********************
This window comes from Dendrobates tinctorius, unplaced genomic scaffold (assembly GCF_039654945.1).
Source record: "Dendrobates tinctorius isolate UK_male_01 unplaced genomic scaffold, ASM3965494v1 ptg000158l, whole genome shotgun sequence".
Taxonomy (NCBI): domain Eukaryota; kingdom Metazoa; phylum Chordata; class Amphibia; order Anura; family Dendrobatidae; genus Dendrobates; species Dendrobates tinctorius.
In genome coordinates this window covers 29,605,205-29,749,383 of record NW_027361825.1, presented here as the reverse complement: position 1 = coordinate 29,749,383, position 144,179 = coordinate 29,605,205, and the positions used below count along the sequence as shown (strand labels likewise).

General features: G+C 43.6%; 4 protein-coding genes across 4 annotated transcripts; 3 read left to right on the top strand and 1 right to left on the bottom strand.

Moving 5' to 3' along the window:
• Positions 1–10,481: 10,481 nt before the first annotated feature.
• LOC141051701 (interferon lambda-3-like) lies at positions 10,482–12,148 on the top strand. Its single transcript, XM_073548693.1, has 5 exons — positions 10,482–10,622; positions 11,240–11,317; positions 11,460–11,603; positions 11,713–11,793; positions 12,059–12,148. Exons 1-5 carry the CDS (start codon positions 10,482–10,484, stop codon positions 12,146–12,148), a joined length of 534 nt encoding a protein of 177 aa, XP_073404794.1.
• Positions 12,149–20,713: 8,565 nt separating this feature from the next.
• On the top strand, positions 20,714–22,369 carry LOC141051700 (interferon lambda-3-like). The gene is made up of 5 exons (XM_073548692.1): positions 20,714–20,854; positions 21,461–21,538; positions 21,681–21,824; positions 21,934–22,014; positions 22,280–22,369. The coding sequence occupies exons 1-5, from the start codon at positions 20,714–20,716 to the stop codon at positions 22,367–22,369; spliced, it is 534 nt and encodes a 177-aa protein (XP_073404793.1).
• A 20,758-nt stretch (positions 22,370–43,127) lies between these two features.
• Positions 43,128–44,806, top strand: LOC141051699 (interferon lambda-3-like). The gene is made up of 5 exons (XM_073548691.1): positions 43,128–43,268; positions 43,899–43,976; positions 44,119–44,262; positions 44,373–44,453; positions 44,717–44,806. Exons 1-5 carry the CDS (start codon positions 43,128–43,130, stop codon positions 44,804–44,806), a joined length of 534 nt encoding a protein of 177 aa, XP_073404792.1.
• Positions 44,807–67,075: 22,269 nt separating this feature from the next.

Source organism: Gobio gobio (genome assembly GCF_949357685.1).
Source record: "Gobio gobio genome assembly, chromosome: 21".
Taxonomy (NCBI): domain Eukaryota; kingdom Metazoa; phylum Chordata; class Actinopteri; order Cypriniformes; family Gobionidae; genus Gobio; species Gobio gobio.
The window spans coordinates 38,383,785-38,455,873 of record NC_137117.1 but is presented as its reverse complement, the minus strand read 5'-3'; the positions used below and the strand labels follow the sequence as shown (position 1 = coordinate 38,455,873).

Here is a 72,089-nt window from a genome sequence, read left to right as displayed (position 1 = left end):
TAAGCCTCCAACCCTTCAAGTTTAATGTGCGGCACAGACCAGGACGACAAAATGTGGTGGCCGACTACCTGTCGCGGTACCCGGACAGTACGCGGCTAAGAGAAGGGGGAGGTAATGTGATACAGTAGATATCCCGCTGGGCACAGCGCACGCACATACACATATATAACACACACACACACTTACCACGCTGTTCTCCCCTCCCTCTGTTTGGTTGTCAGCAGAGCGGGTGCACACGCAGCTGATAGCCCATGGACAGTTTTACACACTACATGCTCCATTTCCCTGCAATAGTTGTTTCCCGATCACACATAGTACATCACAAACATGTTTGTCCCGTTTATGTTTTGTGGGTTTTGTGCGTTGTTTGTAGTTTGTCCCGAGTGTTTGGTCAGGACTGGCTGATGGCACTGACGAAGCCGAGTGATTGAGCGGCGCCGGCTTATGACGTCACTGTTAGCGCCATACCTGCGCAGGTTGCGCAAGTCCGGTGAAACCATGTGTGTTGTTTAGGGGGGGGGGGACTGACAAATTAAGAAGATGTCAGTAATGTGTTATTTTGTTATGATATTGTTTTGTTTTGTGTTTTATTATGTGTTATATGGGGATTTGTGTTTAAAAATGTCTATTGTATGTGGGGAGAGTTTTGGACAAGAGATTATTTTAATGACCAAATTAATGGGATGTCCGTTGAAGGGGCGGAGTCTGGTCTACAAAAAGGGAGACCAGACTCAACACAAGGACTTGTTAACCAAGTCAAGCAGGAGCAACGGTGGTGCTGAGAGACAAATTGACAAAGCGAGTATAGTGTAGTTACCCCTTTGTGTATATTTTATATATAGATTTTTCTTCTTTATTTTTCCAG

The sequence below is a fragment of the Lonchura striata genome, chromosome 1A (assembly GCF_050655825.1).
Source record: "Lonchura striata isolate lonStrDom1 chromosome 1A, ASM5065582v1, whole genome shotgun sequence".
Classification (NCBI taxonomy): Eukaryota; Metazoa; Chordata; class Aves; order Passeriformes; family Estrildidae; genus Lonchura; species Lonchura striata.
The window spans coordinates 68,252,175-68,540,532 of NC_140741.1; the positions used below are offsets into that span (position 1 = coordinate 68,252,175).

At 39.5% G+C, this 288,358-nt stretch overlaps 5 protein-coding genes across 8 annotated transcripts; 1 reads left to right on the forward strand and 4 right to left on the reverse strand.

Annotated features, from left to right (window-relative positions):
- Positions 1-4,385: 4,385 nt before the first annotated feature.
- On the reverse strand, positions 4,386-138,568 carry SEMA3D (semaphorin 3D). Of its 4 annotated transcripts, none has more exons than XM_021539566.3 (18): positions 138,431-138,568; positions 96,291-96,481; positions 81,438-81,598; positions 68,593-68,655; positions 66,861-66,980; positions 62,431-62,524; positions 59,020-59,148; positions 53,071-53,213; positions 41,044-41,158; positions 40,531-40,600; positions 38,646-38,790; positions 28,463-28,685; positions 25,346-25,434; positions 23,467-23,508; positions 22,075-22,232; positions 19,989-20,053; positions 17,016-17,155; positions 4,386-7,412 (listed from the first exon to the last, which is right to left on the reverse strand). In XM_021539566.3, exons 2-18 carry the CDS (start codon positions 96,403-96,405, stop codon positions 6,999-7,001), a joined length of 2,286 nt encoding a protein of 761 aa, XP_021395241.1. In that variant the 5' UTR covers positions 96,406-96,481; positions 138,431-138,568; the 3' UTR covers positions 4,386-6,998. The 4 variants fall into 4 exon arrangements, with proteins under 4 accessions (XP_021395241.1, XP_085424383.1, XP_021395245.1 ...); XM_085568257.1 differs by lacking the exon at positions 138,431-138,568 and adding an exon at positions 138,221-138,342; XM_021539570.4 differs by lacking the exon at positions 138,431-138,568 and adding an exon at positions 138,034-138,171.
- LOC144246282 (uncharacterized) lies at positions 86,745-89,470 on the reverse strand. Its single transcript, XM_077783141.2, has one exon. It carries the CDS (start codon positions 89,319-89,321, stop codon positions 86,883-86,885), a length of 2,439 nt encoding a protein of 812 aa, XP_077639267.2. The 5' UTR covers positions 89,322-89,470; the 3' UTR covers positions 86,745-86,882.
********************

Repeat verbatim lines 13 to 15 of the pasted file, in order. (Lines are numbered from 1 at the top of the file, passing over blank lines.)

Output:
• Positions 44,807–67,075: 22,269 nt separating this feature from the next.

Source organism: Gobio gobio (genome assembly GCF_949357685.1).
Source record: "Gobio gobio genome assembly, chromosome: 21".